One of the great advantages of Upper Canyon Outfitters’ location is that we are surrounded by thousands of acres of public land. For those who like to hike, this means you can pretty much just pick a direction and start walking.
As someone who moved to Montana from the east coast I was perplexed by that idea at first. Like most people I was used to driving to a trailhead and hiking a marked path.
We have several “official” hiking trails within a few miles of UCO if that is your preference. However, the option to blaze your own trail is a unique experience that is worth a try, and we are happy to give you some ideas and point you in the right direction.
From Romy Creek trailhead at the end of Lewis Creek Road you can begin hiking Snowcrest Trail. This is a great hike for anyone wanting to get an incredible 360-degree view of the area.
The trail starts off meandering in the timber but hikers will notice a gradual incline. As the trail breaks the treeline the switchbacks continue all the way to top ridge of Snowcrest Mountain, a great place to stop for a lunch break and enjoy the views.
The road to the trailhead can sometimes be difficult to navigate with a regular vehicle. Ask us about a road condition update before heading out, or opt for a guided hike and we will get you there in one of our 4×4 side by side vehicles.
Little Willow Trail
Little Willow Trail is an old road that leads to the remains of an old talc mine. The road is now overgrown and is only used by hikers and hunters.
It is a great option for someone looking for a more moderate hiking opportunity. The road goes for approx two miles through thick timber, with Little Willow Creek running alongside it.
At the end of the road you will reach a bare hillside which is worth hiking up as you gain a nice view of the Snowcrest Range. Access to this spot is easy and can be reached with most vehicles.
A UCO favorite, the Lookout is a beautiful spot easily reached by hiking right from the ranch. There isn’t an official trail. All you have to do is make your way up the mountain across the road from UCO until you reach the Lookout which is situated in a little “saddle” between two peaks.
From this spot you get a great, almost bird’s-eye view of UCO, the three mountain ranges that surround us – Greenhorn, Snowcrest and Gravelly – and the Ruby River meandering through the canyon, flowing down toward the valley. On a clear day you can even see Black Butte, an old volcano unique shape, and the highest peak in the Gravelly Range. (This is another hiking option to ask us about!)
To return to the ranch you can retrace your steps down the mountain or follow the prominent game trail to the other side and down the mountain to make a “loop.”
If you choose the game trail option, keep following it down the mountain until you reach the sage flat. From there the trail disappears but all you have to do is work your way back toward the main road which you can walk to back to the ranch.
Please remember that we are surrounded by wilderness and that wildlife is abundant in this area. There is a good chance you might run into some critters on your hike. Some of the animals you might see include elk, white-tailed deer, mule deer, moose, badgers, gophers, big horn sheep, antelope, a wide away of birds and occasionally a bear or mountain lion.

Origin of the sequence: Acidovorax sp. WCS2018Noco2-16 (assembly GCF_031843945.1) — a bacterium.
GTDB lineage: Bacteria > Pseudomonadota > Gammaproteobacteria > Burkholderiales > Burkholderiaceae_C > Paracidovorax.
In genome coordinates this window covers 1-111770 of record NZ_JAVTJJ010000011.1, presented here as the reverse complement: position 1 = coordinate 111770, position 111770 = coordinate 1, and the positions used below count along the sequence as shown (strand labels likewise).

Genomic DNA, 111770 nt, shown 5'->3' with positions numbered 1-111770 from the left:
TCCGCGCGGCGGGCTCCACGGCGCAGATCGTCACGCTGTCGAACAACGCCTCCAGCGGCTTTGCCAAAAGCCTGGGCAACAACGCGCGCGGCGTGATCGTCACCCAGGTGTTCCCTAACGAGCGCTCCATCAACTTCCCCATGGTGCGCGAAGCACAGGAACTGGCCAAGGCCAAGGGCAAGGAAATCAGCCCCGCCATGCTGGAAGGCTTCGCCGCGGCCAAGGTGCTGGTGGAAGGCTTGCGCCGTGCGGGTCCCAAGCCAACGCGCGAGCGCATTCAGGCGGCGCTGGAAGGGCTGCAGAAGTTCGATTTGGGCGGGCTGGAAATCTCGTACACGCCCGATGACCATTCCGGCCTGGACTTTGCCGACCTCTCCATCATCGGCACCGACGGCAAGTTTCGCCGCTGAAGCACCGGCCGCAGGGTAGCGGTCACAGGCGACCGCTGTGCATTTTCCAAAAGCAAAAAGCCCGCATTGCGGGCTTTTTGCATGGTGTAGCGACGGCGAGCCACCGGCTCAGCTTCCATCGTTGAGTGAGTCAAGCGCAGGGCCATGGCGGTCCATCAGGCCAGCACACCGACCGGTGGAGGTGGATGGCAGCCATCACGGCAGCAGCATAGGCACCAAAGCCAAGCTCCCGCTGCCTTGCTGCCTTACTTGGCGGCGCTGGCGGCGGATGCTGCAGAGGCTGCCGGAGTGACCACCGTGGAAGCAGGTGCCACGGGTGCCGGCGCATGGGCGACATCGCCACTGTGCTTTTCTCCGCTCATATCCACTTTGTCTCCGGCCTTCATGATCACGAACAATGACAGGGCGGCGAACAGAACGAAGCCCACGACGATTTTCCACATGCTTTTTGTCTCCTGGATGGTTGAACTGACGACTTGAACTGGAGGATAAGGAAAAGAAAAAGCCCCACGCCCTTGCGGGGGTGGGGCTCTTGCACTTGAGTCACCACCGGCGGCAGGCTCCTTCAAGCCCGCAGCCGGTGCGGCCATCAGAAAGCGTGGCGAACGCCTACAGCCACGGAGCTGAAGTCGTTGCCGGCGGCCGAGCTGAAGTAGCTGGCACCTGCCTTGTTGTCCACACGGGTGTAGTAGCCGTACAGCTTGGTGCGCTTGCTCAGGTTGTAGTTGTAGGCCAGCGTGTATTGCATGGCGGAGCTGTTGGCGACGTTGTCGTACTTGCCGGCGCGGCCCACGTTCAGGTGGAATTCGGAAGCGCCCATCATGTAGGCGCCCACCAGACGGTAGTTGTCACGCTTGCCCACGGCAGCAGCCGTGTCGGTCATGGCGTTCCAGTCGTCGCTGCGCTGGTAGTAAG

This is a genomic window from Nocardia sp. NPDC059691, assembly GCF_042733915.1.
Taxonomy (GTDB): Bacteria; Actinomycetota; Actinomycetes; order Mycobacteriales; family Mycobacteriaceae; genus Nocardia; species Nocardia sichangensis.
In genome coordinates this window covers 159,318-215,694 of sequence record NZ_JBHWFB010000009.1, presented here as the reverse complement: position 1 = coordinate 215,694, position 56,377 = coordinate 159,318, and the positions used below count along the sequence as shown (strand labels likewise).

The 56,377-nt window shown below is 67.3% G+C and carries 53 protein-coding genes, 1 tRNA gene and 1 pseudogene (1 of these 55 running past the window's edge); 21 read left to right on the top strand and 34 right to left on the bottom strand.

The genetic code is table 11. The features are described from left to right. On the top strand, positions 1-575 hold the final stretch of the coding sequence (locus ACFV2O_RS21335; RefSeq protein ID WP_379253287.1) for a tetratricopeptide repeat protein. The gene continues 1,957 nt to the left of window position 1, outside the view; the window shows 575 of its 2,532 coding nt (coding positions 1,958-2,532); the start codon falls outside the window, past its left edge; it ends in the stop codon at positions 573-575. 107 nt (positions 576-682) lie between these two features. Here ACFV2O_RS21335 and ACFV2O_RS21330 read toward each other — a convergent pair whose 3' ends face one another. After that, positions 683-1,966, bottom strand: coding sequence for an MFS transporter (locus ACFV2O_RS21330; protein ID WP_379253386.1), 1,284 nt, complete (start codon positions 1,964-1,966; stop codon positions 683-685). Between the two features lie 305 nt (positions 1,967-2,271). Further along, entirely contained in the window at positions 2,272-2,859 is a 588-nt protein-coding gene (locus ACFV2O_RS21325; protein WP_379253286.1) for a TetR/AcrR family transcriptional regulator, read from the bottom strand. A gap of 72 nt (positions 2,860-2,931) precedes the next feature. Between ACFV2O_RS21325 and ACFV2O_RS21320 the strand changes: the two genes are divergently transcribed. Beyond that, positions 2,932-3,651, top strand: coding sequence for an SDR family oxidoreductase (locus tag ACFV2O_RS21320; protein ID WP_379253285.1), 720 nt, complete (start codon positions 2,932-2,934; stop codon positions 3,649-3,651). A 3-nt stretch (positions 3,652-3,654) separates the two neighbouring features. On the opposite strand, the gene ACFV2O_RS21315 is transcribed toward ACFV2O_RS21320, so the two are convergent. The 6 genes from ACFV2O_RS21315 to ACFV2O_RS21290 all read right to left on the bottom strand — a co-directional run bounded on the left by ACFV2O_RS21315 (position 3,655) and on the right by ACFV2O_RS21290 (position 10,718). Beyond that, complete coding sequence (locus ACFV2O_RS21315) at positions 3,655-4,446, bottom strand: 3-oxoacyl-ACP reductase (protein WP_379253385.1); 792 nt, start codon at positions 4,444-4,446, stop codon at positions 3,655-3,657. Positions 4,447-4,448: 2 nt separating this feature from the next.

Grizzly bear sightings have increased in the area and we highly encourage everyone to carry a can of bear spray with them. We always have canisters of bear spray in the office so be sure to grab one before you head out.
Hikers can enjoy abundant wildflowers in the spring and into early summer. Be sure to take a field guide along. Some common flowers
include lupines, wild geraniums, and Bitteroots – which are Montana’s state flower.
There are several safety measures you should employ whether you are hiking on an established trail or exploring on your own. Always let someone in the office know where you are going and when you plan to be back if you are not using a guide. Be sure to stick to your plan or notify someone if you make changes to it.
What to pack
There are some basic items you should always pack when going out for a hike, even if you don’t plan on being out for very long. Packing these items can make a big difference if you find yourself in an unpredictable situation.
- First aid kit
- Survival items such as matches, an emergency blanket and whistle
- Bear spray
- Adequate food and water. (Pack more than you think you need.)
- Communication device that works with no cell service (Garmin InReach/radio)
- Extra layers of clothing
- Rain gear
- Headlamp/flashlight and extra batteries
Other items from a more comprehensive list may prove to be helpful.
How to dress
“Better to have it and not need it, than need it and not have it” are good words to live by when preparing your pack. The weather in the mountains can change quickly and extremely. It is not uncommon for a day to start out warm with clear blue skies only for a thunderstorm to develop during the afternoon. You have to be sure to be as prepared as possible when going hiking since all you have is what you bring with you in your pack and your vehicle or the lodge can be miles away.
The most important thing is to dress in layers and bring additional layers for warmth and rain protection. When storms roll in temperatures can drop, even in the middle of summer. If you’re not adequately prepared you can be at risk for hypothermia.
Wherever you decide to go hiking be sure to let someone know where you are going, which trail you plan to hike and when you are expecting to return. And stick to that plan.
Whether you decide to stick to the established trails or decide to forgo those and pick the less beaten path, we can point you in the right direction, or better yet, set you up with one of our guides